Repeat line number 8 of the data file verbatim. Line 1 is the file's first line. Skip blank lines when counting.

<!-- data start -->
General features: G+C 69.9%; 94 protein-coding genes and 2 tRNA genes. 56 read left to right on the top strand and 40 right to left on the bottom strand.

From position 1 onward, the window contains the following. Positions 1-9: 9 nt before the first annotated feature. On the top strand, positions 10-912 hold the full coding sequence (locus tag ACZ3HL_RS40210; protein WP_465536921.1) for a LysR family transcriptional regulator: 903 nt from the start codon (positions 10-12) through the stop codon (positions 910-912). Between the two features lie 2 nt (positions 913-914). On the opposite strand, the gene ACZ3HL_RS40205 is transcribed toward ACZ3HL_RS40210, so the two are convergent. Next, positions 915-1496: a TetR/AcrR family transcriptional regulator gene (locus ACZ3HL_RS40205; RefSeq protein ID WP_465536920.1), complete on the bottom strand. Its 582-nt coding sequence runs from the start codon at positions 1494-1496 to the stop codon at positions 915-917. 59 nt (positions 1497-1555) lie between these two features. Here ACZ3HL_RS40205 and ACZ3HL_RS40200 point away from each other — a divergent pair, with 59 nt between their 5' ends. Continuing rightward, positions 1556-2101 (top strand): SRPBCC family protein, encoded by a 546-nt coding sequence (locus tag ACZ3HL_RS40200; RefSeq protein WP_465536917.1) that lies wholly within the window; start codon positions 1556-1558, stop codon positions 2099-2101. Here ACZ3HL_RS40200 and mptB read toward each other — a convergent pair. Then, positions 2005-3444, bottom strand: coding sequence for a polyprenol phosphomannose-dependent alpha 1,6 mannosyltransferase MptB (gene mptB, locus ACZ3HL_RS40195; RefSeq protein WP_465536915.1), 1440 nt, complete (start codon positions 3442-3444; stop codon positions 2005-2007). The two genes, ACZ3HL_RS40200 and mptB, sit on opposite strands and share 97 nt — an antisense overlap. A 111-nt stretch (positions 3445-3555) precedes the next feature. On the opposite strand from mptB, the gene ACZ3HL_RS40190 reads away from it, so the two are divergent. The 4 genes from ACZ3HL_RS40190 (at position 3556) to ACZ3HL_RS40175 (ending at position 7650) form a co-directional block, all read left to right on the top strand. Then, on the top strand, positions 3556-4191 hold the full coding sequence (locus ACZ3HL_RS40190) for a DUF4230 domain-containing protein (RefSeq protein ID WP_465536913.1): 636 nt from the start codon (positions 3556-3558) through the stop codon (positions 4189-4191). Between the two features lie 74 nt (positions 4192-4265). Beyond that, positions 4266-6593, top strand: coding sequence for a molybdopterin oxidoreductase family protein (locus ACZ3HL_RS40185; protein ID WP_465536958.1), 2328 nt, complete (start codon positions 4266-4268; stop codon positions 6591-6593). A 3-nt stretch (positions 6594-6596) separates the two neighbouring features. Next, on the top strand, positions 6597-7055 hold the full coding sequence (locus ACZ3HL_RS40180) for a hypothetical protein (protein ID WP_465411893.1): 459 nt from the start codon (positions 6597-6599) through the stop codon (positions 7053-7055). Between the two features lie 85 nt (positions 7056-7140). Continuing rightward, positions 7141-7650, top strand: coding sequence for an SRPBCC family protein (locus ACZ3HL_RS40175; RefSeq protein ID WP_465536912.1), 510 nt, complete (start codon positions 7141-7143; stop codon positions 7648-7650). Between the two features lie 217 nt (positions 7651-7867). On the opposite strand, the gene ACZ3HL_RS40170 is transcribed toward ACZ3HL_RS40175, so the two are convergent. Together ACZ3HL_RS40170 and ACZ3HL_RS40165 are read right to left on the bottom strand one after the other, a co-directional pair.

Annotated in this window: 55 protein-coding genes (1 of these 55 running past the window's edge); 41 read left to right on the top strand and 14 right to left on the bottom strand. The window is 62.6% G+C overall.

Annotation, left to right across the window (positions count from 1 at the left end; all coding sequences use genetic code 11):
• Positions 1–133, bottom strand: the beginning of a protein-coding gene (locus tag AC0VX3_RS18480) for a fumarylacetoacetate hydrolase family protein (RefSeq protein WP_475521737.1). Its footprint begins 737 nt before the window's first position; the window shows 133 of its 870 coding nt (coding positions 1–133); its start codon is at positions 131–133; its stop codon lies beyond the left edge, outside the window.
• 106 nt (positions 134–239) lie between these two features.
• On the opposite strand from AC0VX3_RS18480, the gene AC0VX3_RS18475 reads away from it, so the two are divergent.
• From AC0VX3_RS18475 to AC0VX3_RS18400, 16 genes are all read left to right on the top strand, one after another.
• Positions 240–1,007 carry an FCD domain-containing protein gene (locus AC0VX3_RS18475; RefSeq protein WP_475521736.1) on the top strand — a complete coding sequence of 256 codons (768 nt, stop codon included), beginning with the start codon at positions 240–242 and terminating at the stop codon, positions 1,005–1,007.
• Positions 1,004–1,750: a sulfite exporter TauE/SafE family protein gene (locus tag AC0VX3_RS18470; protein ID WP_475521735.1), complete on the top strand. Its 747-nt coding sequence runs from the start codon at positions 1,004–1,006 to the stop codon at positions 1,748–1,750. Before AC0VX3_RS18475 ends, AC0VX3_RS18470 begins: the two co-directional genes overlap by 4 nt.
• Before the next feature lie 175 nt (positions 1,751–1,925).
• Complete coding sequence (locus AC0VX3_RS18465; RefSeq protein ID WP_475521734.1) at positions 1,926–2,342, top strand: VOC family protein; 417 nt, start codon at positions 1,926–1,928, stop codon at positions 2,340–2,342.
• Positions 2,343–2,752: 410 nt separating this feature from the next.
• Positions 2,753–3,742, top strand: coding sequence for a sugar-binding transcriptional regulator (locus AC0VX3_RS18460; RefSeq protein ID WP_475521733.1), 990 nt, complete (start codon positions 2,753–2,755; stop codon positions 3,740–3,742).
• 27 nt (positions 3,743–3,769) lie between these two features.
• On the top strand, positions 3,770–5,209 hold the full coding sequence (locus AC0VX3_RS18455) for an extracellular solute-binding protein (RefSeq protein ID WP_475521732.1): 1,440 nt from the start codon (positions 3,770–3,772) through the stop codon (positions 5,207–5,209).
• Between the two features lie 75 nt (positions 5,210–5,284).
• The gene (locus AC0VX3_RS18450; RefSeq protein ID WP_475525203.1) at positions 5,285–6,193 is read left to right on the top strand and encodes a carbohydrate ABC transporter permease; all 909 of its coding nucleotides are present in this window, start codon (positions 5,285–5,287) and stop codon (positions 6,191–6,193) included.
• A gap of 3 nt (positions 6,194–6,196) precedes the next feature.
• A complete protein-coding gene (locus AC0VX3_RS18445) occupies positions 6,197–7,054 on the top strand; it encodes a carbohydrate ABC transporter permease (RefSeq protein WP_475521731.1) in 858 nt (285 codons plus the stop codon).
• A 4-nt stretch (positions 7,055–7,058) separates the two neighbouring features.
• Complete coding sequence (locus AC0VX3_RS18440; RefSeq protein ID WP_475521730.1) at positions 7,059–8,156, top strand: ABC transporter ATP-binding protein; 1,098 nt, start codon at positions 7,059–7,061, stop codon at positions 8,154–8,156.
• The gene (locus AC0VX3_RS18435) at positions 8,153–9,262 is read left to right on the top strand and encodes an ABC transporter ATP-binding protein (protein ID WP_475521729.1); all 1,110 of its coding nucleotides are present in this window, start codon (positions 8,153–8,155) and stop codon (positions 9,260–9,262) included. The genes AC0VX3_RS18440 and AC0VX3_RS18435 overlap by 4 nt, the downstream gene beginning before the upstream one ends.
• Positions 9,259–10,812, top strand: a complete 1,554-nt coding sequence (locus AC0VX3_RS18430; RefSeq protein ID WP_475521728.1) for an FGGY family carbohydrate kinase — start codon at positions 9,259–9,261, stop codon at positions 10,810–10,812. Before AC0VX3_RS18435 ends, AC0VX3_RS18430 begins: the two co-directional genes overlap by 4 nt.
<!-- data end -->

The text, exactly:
• From AC0VX3_RS18475 to AC0VX3_RS18400, 16 genes are all read left to right on the top strand, one after another.